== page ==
You have presented no logic.

David

Smellvin
April 4, 2007, 10:58 AM
Animals are food. If not for us, then for other animals.
To me, it seems like that's the rough equivalent of saying that since your brownie will be eaten, I might as well eat it for myself. Or since everything dies, the circumstances don't matter.


You equate killing ground hogs to killing small children. You see no difference in reducing the numbers of a deer herd to allow them to live and murdering the starving survivors of a bloody civil war.
The ground hog was breaking machinery inadvertently as was the child. I was saying that the very first impulse was to kill the ground hog, but that wouldn't even be considered with the child.

The deer herd vs. starving, famished people is completely valid. Both are going to starve anyhow and, since we know best, we will reduce their numbers. I'm in effect asking as why the initial solution to both problems are so different.

Yet you see eating pen/cage raised animals as somehow ethically superior to killing wild animals for food?
I don't see eating caged animals or hunting as morally superior... I just think that since someone has already the killing for you, there's no particular need to do it yourself.

You have presented no logic.
Try just for a moment to put yourself in the shoes of the animal. If you genuinely try to see it through their eyes you'll see what I'm saying. You still might not agree with it, but you'll understand what I'm saying.

HuntCast
April 4, 2007, 10:58 AM
So, cut the hunters some slack ... but at the end of the day the 2A still doesn't have anything to do with hunting.

Since when do anti's of any stripe care about the what the 2A actually means?
If hunting is banned, do you think you have a snowballs chance in hell of keeping your handguns or AR's safe?
I have a buddy in Australia who would love to beg to differ with you.

Sorry to disagree here, but the THREAT against the 2A has EVERYTHING to do with hunting.

only1asterisk
April 4, 2007, 11:01 AM
We might as well be discussing abortion or religion.

David

H&Hhunter
April 4, 2007, 11:03 AM
Joe tax payer does a lot more when all things are considered but not neccesarily in the name of hunting.

Titan,

Thank you for very coherent and informative post. I would like to correct that last statement. I have some numbers here that I am quoting from the`NSSF.

these numbers are somewhat outdated but they are the most current that I have access to.

As of 1998,

Each day sportsmen contribute $3 million dollars to wild life conservation efforts that is more than 1.5 billion a year.

Hunters contribute about $30 Billion a year to the US economy and support roughly 1 million jobs annually.

Through private foundations such as DU and the RMEF hunters contribute an additional $300 million annually towards wildlife conservation.

For every tax payer dollar invested in wildlife conservation the sportsmen contributes $12 dollars.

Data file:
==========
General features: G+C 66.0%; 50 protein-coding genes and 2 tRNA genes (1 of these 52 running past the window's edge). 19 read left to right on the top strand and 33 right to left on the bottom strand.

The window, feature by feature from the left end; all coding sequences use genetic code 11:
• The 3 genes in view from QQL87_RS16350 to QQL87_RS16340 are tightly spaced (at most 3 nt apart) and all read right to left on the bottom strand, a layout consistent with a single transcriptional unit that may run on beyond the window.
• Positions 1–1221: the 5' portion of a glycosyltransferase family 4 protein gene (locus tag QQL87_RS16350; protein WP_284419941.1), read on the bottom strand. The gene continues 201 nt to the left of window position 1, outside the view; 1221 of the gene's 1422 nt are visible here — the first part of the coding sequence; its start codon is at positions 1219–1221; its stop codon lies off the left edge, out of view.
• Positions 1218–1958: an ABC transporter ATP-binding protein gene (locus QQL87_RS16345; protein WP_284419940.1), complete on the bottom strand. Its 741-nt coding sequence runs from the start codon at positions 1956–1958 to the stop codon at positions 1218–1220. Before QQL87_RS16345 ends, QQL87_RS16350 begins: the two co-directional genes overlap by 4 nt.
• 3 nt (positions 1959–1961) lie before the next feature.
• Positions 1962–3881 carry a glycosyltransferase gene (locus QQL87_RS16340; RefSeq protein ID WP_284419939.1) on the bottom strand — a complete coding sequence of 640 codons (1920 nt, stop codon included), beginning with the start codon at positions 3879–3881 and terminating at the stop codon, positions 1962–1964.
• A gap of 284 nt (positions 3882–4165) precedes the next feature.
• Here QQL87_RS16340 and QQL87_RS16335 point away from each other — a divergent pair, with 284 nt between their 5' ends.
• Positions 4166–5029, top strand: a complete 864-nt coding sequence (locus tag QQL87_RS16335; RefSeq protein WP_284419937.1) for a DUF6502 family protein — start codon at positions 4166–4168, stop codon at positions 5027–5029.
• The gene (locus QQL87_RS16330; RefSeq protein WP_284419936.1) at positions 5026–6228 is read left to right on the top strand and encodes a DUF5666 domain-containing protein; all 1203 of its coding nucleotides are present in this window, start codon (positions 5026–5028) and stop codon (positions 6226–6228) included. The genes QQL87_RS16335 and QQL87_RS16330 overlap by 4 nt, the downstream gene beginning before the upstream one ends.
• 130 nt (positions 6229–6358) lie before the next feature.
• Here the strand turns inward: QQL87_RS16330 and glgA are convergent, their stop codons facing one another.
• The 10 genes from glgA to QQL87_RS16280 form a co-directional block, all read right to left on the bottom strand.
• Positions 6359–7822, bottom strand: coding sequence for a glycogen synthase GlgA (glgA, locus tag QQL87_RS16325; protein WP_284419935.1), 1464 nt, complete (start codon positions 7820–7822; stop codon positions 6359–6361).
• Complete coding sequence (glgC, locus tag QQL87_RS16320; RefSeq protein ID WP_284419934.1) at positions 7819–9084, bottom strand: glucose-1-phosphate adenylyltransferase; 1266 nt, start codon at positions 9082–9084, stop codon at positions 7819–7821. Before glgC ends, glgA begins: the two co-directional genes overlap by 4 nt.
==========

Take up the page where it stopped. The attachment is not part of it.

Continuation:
H&Hhunter
April 4, 2007, 11:12 AM
AS far as hunting having nothing to do with 2A.

From a puritainical stand point that may be true HOWEVER, Hunters are a massive group of gun owners. Alienating them with names like Fudd and Bambi killer is not a wise thing to do. We should be embracing and educating non 2A hunters they are a huge demographic of people with like interests.

Come to think of it I can't think of a single person I hunt with who isn't pro 2A. Some of them need some education on what exactly that means, like Mr. Zumbo did but they are all pro 2A.

Why in the world would any of you want to belittle and alienate them?

It just doesn't make sense.

Sniper X
April 4, 2007, 11:17 AM
No offense, but You have stated points that sound like mantra talking points from PITA or other fringe animal rights organizations. I have seen these arguements many many times and they are allways very thin whe analized.

First, the point about "sopmeone else doing the killing for you" If you equate killing an animal to that of a human murder, than eating an egg makes you an accessory to murder....of a cute baby chicken.

Second point, if you think the managed killing of game species is murder, you should watch a documentary on what happened in Alaska when an animal rights group got a partial stop to killing Carabou and Reindeer for a season, there were litterally thousands dying on the sid eof the roads and in the outback of starvation. Even had them dying in towns and becomming a health hazzard to us bad ol humans.


There is a SCIENTIFIC reason for game management, and it has nothing to do with anythig but conservation of a species and humans love for animals. If you can;t see this then that is up to you what you beleive. It seems you too have been at least semi brainwashed by the PITA types. Who btw kill as many pet species as any two or three animal shelters, now there is a corrupt organization!

Please wathc this video and get back to us.




http://www.youtube.com/watch?v=l9ijLulwUTY

bowfin
April 4, 2007, 11:21 AM
Trophy hunting? Don't like it. IMHO it is a little childish....

Maybe it's because you don't understand what trophy hunting is. Do you know the real definition of a trophy hunter? I think not, so here it is:

"A trophy hunter isn't judged by which animal he shoots, he is judged by which animals he WON'T shoot."

Most trophy hunters will come home empty handed rather than shoot an animal that is not up to their standards. We have many deer hunters around our area who have a "It has to be bigger than the last one or I won't shoot" philosophy. Some haven't shot a buck in two years. If they want a deer to eat, they get an Antlerless Only tag, which in some areas are literally given away in a "Buy one, get one free" program to control the populations.